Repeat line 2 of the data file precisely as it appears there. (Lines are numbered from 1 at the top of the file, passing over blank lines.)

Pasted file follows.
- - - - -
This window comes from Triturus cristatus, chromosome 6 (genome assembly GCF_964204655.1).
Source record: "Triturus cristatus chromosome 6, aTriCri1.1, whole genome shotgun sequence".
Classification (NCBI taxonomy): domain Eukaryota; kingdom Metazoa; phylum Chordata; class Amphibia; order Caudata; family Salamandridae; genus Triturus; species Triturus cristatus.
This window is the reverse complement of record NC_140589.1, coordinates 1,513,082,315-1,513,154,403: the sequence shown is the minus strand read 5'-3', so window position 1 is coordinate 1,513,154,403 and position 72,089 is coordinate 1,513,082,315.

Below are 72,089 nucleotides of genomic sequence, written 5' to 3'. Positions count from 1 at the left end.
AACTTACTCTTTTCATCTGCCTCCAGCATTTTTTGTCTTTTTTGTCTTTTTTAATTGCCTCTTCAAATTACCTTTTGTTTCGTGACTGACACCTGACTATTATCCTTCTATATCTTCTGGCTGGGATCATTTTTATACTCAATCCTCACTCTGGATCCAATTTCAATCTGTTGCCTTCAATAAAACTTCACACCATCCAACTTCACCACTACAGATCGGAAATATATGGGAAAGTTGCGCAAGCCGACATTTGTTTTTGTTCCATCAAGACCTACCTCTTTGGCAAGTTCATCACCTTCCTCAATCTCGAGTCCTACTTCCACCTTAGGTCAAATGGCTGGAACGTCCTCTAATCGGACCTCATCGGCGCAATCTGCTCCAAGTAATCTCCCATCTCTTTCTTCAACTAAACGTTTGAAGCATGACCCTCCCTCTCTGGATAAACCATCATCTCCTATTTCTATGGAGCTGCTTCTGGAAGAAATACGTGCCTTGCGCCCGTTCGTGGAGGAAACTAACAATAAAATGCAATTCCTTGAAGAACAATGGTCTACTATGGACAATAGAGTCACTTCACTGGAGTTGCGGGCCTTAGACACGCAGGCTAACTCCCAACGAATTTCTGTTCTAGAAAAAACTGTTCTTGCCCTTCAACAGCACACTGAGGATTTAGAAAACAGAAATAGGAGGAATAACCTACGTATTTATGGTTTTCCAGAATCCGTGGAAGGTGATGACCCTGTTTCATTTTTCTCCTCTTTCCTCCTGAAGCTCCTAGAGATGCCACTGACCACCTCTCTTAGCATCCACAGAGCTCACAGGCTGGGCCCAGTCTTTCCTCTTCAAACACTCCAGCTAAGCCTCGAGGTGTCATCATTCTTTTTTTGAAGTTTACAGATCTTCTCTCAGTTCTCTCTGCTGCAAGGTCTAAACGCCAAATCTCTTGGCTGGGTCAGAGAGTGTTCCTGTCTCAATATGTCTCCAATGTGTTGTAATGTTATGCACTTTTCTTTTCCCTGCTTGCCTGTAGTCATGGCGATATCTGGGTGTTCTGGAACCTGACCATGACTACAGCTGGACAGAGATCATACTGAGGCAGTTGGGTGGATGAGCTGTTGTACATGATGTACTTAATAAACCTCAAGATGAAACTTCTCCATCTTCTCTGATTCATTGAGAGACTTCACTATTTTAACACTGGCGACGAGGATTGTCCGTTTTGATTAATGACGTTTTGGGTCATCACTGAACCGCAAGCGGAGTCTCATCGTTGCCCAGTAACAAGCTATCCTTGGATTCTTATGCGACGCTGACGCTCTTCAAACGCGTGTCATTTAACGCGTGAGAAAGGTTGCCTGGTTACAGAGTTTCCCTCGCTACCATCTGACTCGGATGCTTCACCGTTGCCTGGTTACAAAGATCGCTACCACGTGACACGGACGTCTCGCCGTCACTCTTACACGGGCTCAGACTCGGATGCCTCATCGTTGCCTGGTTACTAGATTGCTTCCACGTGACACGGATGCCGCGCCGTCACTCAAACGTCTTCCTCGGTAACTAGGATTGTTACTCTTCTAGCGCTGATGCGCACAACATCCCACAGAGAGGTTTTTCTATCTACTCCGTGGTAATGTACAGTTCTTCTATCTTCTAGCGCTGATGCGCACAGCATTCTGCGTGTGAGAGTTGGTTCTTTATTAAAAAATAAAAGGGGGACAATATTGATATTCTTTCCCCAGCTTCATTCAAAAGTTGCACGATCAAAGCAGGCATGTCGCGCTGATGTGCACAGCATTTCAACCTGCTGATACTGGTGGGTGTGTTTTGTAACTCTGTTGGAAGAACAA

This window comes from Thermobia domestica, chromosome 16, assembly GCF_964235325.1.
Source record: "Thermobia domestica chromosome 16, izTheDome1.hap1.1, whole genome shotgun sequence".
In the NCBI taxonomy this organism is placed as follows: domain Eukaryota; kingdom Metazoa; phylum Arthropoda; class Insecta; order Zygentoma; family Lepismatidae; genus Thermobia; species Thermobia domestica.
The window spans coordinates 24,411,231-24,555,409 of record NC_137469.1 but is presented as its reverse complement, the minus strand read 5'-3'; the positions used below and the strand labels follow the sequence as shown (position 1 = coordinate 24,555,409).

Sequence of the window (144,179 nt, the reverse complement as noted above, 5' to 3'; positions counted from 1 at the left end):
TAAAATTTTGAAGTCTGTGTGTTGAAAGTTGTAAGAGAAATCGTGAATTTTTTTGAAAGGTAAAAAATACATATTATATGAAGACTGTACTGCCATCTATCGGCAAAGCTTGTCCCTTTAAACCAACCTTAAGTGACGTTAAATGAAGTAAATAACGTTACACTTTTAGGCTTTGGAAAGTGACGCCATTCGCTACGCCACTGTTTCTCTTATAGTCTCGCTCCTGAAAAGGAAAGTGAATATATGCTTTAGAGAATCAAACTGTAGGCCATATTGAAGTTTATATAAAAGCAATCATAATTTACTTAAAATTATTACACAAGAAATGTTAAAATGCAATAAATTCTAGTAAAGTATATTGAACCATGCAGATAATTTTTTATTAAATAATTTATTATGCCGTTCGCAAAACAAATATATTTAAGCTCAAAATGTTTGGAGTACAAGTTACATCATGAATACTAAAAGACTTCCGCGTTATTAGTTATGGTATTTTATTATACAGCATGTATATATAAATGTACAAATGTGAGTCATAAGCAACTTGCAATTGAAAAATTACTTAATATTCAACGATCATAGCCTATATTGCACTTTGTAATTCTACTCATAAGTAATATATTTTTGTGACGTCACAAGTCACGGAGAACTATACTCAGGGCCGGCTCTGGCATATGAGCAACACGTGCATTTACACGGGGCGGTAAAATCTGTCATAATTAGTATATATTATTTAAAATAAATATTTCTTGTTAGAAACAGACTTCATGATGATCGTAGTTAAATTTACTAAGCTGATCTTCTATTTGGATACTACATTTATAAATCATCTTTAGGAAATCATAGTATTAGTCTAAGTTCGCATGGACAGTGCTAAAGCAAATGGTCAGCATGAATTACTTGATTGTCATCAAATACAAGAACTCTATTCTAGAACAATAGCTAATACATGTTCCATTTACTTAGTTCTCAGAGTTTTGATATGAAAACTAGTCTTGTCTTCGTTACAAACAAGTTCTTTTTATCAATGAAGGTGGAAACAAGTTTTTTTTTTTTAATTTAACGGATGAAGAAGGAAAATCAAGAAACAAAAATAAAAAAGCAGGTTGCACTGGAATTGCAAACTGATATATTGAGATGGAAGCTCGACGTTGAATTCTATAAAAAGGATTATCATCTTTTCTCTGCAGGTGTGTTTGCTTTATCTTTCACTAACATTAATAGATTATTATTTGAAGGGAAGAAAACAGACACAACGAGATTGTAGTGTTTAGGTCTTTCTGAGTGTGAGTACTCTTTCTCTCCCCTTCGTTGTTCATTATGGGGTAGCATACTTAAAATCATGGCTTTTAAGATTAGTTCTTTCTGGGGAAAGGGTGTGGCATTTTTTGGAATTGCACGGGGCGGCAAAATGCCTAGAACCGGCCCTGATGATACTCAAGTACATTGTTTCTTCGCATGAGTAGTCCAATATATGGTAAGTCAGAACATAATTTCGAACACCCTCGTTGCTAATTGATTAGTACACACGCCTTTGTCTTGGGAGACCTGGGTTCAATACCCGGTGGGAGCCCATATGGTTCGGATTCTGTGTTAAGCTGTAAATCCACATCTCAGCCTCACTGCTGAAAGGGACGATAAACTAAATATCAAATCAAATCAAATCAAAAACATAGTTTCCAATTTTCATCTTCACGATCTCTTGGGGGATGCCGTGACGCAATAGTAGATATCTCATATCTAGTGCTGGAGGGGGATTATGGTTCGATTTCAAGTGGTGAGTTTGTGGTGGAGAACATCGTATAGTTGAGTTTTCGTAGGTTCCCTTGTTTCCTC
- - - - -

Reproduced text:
Source record: "Triturus cristatus chromosome 6, aTriCri1.1, whole genome shotgun sequence".